Marcus Howard Hopes To Be The Next Teen Sensation At Olympic Games

by David Seigerman

There were less than 12 seconds remaining and barely 10 meters to go before anyone noticed Lydia Jacoby. To that point in the final of the 100-meter breaststroke at the Olympic Games Tokyo 2020, the attention of the network broadcast had been fixed on Jacoby’s U.S. teammate, Lilly King, and her quest to defend her Olympic title. Jacoby’s name wasn’t mentioned the entire first lap.

Marcus Howard, though, was watching.

“That was crazy. She came out of nowhere,” said Howard. “Everybody thought Lilly King was going to win. That was really cool to watch. Especially somebody my age.”

Somebody Howard’s age. Before the world learned any other details of Jacoby’s remarkable story – that she was the first Alaskan swimmer to compete in the Olympic Games, that she trained in a 25-meter pool because the only 50-meter pool in the entire state was impractically far from her hometown — they knew her age. As she edged into the lead, broadcaster Dan Hicks introduced the world to “Lydia Jacoby, the 17-year-old.”

By that time, she had the full attention of Howard, another 17-year-old with Olympic dreams of his own. Dreams that, in the 64.95 seconds it took an American teenager to become a Gold Medalist, started to feel more possible.

“It helps boost my confidence, seeing somebody my age who goes out and competes against people who had been in the Olympics already. And win, even,” said Howard, the youngest member of the US Speedskating Short Track National Training Program. “It brings me up — maybe I can do this. If I try hard enough, maybe this is possible.”

Oh, it’s definitely possible. If it weren’t, Howard would have been back home in Federal Way, Washington, watching the Olympic Games with his parents. Instead, while his mother, Brandi, was in the family living room, following the 100-meter breaststroke final and projecting her son’s prospects onto Jacoby’s accomplishment (“You see that, and of course, I think there’s a chance in nine months we’ll be watching him,” said Brandi), Howard was upstairs in a house in Utah. 

It’s the home of one of the National Training Program assistant coaches, along with his wife and their young son. And it’s where Howard has been living, with another skater, having relocated to Salt Lake City to train at the Utah Olympic Oval and try to earn a coveted spot on the US roster for the 2022 Olympic Winter Games in Beijing. 

“I enjoy being the youngest on team, having people who have a lot more experience than me trying to help me, critique me with things that will make me faster and better,” said Howard.

Seventeen may sound a little young to be thinking seriously about qualifying for his sport’s biggest stage. In truth, though, the Olympic Games have always felt accessible to Howard. And probably to hundreds of kids just like him, bombing around Pattison’s West on inline skates (or even four-wheeling in classic roller skates).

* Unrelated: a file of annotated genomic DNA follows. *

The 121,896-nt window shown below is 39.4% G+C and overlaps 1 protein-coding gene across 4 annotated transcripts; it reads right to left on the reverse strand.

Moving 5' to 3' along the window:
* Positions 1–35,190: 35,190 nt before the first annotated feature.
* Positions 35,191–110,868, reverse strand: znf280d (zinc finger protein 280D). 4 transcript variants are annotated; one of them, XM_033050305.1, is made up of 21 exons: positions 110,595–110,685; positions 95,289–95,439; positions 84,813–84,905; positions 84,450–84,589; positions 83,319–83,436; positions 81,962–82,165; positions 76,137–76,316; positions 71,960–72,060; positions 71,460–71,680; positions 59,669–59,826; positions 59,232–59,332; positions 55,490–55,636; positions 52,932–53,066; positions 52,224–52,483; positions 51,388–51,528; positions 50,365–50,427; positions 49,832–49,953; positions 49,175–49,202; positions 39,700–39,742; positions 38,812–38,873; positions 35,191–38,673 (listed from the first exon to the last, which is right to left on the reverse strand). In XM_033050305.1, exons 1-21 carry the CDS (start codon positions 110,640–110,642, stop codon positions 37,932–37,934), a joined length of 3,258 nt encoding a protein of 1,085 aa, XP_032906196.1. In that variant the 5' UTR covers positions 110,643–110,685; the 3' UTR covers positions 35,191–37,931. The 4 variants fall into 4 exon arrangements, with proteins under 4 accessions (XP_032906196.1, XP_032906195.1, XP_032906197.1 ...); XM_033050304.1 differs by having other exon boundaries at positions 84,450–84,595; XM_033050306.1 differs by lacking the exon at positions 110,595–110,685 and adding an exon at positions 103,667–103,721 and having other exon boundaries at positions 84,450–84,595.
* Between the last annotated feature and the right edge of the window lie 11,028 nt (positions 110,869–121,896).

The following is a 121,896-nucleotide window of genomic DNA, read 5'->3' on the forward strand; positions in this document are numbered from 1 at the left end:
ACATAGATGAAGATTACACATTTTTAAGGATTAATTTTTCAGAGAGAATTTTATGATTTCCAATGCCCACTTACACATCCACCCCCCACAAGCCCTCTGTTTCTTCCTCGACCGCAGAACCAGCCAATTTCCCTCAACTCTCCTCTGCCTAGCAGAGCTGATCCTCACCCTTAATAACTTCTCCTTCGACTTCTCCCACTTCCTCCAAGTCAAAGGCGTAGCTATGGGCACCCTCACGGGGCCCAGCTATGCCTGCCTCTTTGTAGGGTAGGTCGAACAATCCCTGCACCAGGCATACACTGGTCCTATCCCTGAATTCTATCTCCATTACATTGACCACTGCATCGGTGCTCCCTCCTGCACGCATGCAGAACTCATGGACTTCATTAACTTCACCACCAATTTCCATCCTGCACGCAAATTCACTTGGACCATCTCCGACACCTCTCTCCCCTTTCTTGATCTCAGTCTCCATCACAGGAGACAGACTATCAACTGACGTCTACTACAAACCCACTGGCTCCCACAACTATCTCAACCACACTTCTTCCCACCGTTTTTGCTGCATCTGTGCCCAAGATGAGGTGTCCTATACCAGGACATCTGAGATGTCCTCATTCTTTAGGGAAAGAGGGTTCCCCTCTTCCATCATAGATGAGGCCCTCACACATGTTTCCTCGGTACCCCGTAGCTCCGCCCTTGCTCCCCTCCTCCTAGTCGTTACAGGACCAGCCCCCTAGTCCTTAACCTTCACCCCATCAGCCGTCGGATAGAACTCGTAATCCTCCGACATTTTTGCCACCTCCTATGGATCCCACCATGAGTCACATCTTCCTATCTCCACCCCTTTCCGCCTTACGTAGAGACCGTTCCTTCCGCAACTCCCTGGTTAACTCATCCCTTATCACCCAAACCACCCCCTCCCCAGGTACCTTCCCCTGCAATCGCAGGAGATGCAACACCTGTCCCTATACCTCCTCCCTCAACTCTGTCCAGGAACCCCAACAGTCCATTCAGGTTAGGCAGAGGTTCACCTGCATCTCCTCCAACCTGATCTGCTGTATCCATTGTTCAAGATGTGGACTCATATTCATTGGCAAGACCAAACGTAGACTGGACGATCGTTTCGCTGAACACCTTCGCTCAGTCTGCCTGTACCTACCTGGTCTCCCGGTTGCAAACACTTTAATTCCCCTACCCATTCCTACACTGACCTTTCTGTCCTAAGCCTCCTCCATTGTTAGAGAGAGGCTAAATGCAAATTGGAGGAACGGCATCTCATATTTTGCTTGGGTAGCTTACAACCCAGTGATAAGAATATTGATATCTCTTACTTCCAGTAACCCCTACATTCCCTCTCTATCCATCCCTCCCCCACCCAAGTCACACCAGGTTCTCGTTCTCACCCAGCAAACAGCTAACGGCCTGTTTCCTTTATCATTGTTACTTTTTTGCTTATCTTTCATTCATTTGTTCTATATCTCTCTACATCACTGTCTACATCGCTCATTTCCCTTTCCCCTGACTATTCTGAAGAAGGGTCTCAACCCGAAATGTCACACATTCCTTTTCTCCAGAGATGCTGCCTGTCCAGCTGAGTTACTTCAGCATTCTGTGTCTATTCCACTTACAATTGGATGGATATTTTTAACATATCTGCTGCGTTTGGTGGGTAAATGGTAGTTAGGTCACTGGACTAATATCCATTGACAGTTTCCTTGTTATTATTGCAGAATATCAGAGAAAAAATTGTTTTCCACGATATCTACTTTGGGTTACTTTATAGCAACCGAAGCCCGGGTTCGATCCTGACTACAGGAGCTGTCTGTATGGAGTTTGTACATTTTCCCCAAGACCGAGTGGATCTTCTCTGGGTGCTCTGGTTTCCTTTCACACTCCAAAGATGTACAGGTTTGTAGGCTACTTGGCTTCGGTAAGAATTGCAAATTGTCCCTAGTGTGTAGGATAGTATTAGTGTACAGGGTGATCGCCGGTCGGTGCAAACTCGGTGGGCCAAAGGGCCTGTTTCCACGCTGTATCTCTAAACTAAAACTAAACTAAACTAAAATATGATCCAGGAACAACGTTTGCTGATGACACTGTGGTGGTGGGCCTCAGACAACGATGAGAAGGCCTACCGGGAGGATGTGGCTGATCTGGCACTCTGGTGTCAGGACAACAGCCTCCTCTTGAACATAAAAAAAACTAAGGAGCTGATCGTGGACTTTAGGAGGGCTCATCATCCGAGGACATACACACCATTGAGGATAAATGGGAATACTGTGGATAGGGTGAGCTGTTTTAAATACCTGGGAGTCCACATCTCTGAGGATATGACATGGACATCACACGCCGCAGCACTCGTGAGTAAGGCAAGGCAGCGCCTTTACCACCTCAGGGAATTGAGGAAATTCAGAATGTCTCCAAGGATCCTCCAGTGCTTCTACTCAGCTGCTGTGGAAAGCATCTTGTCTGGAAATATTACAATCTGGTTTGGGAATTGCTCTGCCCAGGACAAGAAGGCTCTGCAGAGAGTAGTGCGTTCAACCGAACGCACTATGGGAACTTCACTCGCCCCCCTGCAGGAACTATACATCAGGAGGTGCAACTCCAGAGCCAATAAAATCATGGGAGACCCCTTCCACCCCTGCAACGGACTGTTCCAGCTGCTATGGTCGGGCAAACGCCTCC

The legendary family fun center of Federal Way, Pattison’s has been a sort of Olympian launching pad, and the photos proudly displayed on the rink’s Wall of Fame are more like a Mount Rushmore of US Speedskating. 

Joey Mantia, who competed in the 2014 and 2018 Games, trained there. So did Aaron Tran, who skated at PyeongChang in 2018. The most-decorated winter Olympian in American history — eight-time medalist Apolo Ohno — grew up at Pattison’s. So too did J.R. Celski, a three-time Olympian and three-time Olympic Medalist.

It was Celski who made the earliest, most direct and most profound impression on Howard. Celski came home from the Vancouver Games with a pair of Bronze Medals — one for the 1500m, one for the 5000m Relay. He made the pilgrimage to Pattison’s to share his experiences with a gathering of local kids. Howard was in that awestruck group.

“I thought it was cool,” said Howard, who was 7 at the time, a student at Sherwood Forest Elementary School, where Celski had also attended. “It put everything in perspective. Everyone starts somewhere. And starting out somewhere similar to where he started made me feel a lot more confident.”

Howard doesn’t recall anything in particular that Celski said to Pattison’s next generation of Olympic hopefuls. He couldn’t have been old enough to grasp that he’d just glimpsed for the first time how far skating might be able to take him.

He did get an autograph, though. Celski signed the inline boots Howard was wearing that day. They’re still up in his childhood bedroom back in Federal Way.

Someday, maybe — perhaps even before the next spring thaw on Puget Sound — it will be Howard’s turn. Maybe he’ll be the next teenager to sprint from out of nowhere, Lydia Jacoby-style, to a spot on the Olympic podium. Maybe he’ll come home to Federal Way with medals to share and stories to tell. Maybe he’ll sign the skates of some future speed skating star.

“I’d love to do what J.R. did,” said Howard. “That’d be super cool.”
David Seigerman is a veteran sportswriter, producer, author and the producer/writer/host of the new sports podcast, Out Of Left Field. He is a freelance contributor to on behalf of Red Line Editorial, Inc.